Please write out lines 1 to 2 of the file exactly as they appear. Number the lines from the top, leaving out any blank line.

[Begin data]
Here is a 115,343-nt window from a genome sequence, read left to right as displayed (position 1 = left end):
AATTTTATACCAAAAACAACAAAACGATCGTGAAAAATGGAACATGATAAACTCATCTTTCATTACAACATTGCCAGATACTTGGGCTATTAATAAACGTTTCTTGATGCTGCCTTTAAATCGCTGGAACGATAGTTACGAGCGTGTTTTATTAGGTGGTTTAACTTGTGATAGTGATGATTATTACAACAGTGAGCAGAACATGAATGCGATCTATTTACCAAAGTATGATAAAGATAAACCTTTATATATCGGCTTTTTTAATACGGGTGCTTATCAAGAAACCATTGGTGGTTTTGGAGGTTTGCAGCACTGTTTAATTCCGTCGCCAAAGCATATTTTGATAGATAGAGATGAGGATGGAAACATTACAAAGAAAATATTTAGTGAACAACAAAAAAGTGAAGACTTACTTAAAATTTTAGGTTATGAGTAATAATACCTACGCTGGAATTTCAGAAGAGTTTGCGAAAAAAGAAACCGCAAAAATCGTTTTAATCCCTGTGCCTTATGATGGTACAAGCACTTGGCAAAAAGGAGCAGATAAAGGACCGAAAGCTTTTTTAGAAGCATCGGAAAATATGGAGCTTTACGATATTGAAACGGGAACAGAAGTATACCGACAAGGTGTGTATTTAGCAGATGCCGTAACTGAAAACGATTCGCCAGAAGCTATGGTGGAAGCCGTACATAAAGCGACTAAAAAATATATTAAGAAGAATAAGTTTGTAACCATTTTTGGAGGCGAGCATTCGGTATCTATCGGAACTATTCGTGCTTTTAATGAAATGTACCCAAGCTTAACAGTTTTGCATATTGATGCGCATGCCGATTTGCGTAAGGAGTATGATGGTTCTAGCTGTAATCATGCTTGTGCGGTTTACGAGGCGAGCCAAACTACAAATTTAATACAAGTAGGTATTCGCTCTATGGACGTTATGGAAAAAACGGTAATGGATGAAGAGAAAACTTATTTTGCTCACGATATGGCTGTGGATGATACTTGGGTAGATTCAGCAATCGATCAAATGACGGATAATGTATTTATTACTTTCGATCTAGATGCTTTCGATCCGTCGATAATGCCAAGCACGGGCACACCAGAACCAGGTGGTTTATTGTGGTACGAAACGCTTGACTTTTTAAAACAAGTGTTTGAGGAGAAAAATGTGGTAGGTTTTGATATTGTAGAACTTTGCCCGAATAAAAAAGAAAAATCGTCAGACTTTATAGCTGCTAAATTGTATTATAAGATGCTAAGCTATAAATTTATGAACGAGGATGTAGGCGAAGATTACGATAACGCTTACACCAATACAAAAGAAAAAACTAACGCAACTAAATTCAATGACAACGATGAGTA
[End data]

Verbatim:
Here is a 115,343-nt window from a genome sequence, read left to right as displayed (position 1 = left end):
AATTTTATACCAAAAACAACAAAACGATCGTGAAAAATGGAACATGATAAACTCATCTTTCATTACAACATTGCCAGATACTTGGGCTATTAATAAACGTTTCTTGATGCTGCCTTTAAATCGCTGGAACGATAGTTACGAGCGTGTTTTATTAGGTGGTTTAACTTGTGATAGTGATGATTATTACAACAGTGAGCAGAACATGAATGCGATCTATTTACCAAAGTATGATAAAGATAAACCTTTATATATCGGCTTTTTTAATACGGGTGCTTATCAAGAAACCATTGGTGGTTTTGGAGGTTTGCAGCACTGTTTAATTCCGTCGCCAAAGCATATTTTGATAGATAGAGATGAGGATGGAAACATTACAAAGAAAATATTTAGTGAACAACAAAAAAGTGAAGACTTACTTAAAATTTTAGGTTATGAGTAATAATACCTACGCTGGAATTTCAGAAGAGTTTGCGAAAAAAGAAACCGCAAAAATCGTTTTAATCCCTGTGCCTTATGATGGTACAAGCACTTGGCAAAAAGGAGCAGATAAAGGACCGAAAGCTTTTTTAGAAGCATCGGAAAATATGGAGCTTTACGATATTGAAACGGGAACAGAAGTATACCGACAAGGTGTGTATTTAGCAGATGCCGTAACTGAAAACGATTCGCCAGAAGCTATGGTGGAAGCCGTACATAAAGCGACTAAAAAATATATTAAGAAGAATAAGTTTGTAACCATTTTTGGAGGCGAGCATTCGGTATCTATCGGAACTATTCGTGCTTTTAATGAAATGTACCCAAGCTTAACAGTTTTGCATATTGATGCGCATGCCGATTTGCGTAAGGAGTATGATGGTTCTAGCTGTAATCATGCTTGTGCGGTTTACGAGGCGAGCCAAACTACAAATTTAATACAAGTAGGTATTCGCTCTATGGACGTTATGGAAAAAACGGTAATGGATGAAGAGAAAACTTATTTTGCTCACGATATGGCTGTGGATGATACTTGGGTAGATTCAGCAATCGATCAAATGACGGATAATGTATTTATTACTTTCGATCTAGATGCTTTCGATCCGTCGATAATGCCAAGCACGGGCACACCAGAACCAGGTGGTTTATTGTGGTACGAAACGCTTGACTTTTTAAAACAAGTGTTTGAGGAGAAAAATGTGGTAGGTTTTGATATTGTAGAACTTTGCCCGAATAAAAAAGAAAAATCGTCAGACTTTATAGCTGCTAAATTGTATTATAAGATGCTAAGCTATAAATTTATGAACGAGGATGTAGGCGAAGATTACGATAACGCTTACACCAATACAAAAGAAAAAACTAACGCAACTAAATTCAATGACAACGATGAGTA